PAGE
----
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A Band-Aid

Last week, India’s drug regulator, the National Pharmaceutical Pricing Authority (NPPA), used the public interest provision of the Drugs Prices Control Order 2013 to allow manufacturers to increase prices of 21 essential drugs by as much as 50 per cent. Most of these drugs are used to treat critical diseases such as tuberculosis, malaria and leprosy and are crucial to the country’s public health programme. The increase in their prices is, therefore, bound to raise concerns. But the decision of the regulatory authority — usually known to slash prices of life-saving drugs — was precipitated by an extraordinary situation. For nearly two years, drug manufacturers have been claiming inability to keep up with the country’s healthcare demands due to increasing costs of production. Easing the price ceiling could help the healthcare system tide over the current crisis. It may, as the NPPA has reasoned, “pre-empt a situation where the public is forced to switch to costlier alternatives”. But the drug regulator and the Department of Pharmaceuticals need to do much more to address the root cause for the shortage of critical drugs.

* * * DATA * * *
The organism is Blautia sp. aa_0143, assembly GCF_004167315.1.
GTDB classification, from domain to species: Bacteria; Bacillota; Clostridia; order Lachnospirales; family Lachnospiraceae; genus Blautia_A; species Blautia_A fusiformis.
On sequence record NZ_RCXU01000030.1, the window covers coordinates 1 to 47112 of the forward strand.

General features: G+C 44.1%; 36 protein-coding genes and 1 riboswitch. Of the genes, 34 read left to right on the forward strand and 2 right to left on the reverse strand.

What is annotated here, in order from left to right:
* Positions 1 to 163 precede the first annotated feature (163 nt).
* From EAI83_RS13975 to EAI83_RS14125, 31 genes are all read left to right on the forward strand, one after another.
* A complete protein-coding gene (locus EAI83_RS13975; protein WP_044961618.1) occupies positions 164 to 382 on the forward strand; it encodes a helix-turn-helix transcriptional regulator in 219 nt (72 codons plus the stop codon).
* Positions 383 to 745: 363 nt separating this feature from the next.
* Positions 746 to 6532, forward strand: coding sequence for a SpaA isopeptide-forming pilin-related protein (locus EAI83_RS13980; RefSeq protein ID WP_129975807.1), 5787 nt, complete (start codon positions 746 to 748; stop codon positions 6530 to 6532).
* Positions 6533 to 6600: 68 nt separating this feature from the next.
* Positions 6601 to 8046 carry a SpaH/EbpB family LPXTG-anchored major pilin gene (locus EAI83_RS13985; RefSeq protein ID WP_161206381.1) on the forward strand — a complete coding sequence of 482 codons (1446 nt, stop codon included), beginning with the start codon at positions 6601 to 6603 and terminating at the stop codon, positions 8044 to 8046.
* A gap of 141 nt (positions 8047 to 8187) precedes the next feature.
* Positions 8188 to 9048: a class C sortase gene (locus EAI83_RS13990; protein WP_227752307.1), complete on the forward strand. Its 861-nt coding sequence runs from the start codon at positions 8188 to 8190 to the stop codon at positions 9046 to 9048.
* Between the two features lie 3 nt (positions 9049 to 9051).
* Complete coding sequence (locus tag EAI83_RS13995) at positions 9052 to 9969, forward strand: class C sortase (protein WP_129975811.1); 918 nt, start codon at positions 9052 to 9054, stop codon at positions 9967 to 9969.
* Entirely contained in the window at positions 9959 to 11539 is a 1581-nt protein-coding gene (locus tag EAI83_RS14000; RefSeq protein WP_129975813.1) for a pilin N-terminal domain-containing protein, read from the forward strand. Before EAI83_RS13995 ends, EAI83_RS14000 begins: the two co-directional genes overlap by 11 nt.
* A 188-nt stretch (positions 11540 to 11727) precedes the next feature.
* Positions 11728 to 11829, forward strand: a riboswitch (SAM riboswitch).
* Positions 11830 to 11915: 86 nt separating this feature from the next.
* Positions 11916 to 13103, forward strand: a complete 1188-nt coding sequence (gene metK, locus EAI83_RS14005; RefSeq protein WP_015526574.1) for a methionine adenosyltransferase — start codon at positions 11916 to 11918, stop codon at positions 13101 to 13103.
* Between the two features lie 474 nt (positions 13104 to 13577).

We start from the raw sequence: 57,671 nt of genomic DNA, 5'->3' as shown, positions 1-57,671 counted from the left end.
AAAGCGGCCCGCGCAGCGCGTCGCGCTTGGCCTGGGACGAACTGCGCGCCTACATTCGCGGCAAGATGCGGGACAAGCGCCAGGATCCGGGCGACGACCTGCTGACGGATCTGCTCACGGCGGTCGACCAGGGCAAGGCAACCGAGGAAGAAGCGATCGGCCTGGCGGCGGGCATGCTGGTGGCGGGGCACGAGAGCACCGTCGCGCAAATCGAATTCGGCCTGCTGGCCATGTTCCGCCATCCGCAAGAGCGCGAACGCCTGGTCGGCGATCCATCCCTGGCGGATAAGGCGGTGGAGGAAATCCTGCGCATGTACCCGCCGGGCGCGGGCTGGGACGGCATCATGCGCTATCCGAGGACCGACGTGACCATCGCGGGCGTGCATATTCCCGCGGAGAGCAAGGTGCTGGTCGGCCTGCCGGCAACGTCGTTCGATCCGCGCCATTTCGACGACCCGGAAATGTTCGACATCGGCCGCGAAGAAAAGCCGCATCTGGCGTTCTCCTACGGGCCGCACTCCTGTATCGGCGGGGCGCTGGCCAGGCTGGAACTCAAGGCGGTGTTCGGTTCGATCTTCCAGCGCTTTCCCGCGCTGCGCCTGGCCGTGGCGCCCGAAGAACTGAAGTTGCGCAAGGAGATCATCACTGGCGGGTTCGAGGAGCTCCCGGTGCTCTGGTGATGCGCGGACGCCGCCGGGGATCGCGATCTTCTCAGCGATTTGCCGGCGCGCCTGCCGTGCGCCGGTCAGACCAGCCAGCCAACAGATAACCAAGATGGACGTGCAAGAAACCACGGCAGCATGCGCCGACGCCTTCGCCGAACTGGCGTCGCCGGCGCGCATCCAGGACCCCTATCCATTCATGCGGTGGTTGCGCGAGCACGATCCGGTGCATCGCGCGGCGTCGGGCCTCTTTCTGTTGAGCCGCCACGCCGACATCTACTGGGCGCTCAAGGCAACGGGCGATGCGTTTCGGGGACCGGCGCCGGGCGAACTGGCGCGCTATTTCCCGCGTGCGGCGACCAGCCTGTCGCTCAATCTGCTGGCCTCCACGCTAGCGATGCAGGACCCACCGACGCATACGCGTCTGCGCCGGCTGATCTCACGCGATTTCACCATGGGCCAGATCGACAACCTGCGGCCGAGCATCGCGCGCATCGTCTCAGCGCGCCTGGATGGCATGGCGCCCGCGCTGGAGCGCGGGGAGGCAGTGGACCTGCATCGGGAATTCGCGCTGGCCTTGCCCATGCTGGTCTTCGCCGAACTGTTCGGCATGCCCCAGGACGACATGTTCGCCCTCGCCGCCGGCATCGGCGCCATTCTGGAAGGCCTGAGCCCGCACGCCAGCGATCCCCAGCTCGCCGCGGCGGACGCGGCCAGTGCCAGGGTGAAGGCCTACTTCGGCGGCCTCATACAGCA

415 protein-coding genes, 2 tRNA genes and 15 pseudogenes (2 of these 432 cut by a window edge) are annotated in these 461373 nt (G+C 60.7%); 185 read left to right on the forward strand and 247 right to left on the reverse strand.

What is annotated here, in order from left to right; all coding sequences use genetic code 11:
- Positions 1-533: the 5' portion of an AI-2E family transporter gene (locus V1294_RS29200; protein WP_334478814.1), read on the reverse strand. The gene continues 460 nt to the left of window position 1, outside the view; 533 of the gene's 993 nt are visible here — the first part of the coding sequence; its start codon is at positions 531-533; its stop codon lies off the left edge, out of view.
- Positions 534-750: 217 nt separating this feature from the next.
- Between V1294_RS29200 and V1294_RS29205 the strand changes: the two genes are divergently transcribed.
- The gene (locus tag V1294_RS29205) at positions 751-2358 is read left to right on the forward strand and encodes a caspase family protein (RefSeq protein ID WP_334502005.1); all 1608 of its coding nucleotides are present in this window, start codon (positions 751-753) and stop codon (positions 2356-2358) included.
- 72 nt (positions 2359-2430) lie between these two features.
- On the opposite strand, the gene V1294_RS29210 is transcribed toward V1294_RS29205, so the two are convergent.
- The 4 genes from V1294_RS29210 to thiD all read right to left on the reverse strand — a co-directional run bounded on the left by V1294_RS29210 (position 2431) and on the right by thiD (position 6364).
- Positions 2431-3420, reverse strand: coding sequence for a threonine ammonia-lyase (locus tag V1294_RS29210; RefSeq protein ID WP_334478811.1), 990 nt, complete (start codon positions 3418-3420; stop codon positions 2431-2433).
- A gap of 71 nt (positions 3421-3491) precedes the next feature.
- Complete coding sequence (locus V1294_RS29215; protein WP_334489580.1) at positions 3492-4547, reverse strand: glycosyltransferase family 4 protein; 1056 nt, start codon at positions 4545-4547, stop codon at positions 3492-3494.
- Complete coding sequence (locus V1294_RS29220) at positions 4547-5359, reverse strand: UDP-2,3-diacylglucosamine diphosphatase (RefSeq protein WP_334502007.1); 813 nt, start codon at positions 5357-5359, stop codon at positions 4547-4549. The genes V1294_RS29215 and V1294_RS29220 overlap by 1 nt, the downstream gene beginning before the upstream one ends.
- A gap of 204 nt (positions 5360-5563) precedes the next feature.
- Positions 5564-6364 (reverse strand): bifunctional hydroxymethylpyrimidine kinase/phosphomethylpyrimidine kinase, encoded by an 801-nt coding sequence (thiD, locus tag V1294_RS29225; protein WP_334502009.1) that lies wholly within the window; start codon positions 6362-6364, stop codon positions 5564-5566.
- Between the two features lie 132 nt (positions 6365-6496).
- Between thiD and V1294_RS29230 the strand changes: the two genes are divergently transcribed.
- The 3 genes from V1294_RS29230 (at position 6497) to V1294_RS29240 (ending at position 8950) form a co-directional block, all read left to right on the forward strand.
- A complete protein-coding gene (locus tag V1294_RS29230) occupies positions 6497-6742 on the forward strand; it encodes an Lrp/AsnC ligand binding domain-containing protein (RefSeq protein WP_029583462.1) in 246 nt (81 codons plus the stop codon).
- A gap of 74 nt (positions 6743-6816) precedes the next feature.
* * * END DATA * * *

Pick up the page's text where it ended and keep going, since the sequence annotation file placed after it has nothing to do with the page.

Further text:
India’s pharma industry imports more than 60 per cent of active pharmaceutical ingredients (APIs) or bulk drugs — ingredients that give medicine its therapeutic value — from China. But in 2017, Chinese regulators cracked down on bulk drug manufacturing units for their failure to comply with the country’s environmental regulations. The revamped Chinese API industry has raised prices, leading to spin-off effects in India. For instance, the cost of making Vitamin C pills has gone up by more than 250 per cent since 2017. This has reportedly led to a 25-30 per cent shortage of this drug in India. Last month, the pharma major, Abbot, applied to the NPPA to discontinue production of the leprosy drug, Hansepran. The company pointed out that increasing costs of API imports had made the production of Hansepran unviable in India.

The importance of making medicines more accessible to those who need them cannot be overstated. However, drug price control measures in India have not always achieved this objective. The ceiling on prices of 74 bulk drugs in 1995, for example, forced many companies to opt out of API production. The Draft Pharmaceutical Policy 2017 did propose correctives. These included giving preference to drugs produced from indigenously produced APIs in government procurement and taking them out of price control for five years. More importantly, the draft talked about creating research and development facilities for API production. However, the policy has not gone beyond the draft stage. It needs to be revisited in light of the country’s current medicine shortage. – The Indian Express

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